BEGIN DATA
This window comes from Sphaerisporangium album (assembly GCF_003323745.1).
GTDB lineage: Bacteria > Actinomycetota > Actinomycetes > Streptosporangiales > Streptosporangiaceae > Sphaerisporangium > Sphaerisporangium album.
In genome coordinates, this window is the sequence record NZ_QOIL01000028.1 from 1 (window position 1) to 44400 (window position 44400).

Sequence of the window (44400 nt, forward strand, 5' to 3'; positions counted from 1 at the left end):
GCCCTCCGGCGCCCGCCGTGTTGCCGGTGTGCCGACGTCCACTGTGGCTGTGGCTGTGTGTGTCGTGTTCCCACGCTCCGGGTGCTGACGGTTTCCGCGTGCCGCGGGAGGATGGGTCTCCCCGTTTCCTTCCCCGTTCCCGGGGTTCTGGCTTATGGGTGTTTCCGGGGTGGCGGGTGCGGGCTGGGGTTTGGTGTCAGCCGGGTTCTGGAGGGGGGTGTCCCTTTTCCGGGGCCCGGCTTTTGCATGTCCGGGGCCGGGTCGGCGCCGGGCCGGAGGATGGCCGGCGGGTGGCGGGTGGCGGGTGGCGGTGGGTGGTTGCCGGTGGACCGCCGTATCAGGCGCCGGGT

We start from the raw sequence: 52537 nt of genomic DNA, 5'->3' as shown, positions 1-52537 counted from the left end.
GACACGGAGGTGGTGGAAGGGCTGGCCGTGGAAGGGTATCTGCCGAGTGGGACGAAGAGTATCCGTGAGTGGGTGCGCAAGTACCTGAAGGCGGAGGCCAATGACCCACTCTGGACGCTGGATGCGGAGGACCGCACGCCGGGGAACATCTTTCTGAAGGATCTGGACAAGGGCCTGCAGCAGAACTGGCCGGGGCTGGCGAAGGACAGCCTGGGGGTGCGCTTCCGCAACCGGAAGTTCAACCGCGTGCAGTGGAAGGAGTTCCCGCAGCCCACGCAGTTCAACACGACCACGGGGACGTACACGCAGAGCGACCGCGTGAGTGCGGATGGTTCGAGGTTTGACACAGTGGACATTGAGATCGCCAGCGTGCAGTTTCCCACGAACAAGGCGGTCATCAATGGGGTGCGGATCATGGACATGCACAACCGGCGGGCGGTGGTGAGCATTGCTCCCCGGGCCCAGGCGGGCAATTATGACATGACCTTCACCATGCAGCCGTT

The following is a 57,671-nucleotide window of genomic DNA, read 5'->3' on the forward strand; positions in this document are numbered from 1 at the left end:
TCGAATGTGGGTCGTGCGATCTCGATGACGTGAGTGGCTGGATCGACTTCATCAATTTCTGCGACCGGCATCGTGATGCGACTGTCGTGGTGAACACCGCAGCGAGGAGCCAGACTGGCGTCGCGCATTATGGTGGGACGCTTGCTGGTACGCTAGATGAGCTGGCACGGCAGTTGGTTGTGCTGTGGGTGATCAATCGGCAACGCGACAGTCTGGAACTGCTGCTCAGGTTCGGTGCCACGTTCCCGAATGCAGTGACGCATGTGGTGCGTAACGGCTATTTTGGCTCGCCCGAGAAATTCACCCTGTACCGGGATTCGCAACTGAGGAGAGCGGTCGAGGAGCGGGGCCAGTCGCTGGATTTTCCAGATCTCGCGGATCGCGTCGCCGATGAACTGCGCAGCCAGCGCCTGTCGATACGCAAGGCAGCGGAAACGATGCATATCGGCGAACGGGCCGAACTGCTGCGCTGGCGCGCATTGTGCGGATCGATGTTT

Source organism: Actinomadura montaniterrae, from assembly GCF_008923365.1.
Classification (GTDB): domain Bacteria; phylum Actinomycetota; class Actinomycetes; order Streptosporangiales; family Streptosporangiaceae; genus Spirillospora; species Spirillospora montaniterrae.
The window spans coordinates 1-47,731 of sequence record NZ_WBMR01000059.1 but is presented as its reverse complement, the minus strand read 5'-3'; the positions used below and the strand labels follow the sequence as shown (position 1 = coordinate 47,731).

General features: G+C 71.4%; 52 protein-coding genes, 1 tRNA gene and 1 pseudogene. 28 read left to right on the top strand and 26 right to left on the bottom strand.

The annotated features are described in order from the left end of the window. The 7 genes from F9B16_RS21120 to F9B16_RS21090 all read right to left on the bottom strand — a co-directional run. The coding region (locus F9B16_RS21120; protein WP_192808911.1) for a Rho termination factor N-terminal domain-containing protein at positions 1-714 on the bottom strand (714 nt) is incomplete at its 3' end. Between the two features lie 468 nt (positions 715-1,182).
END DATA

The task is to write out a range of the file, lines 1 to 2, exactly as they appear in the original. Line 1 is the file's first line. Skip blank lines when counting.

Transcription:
This window comes from Sphaerisporangium album (assembly GCF_003323745.1).
GTDB lineage: Bacteria > Actinomycetota > Actinomycetes > Streptosporangiales > Streptosporangiaceae > Sphaerisporangium > Sphaerisporangium album.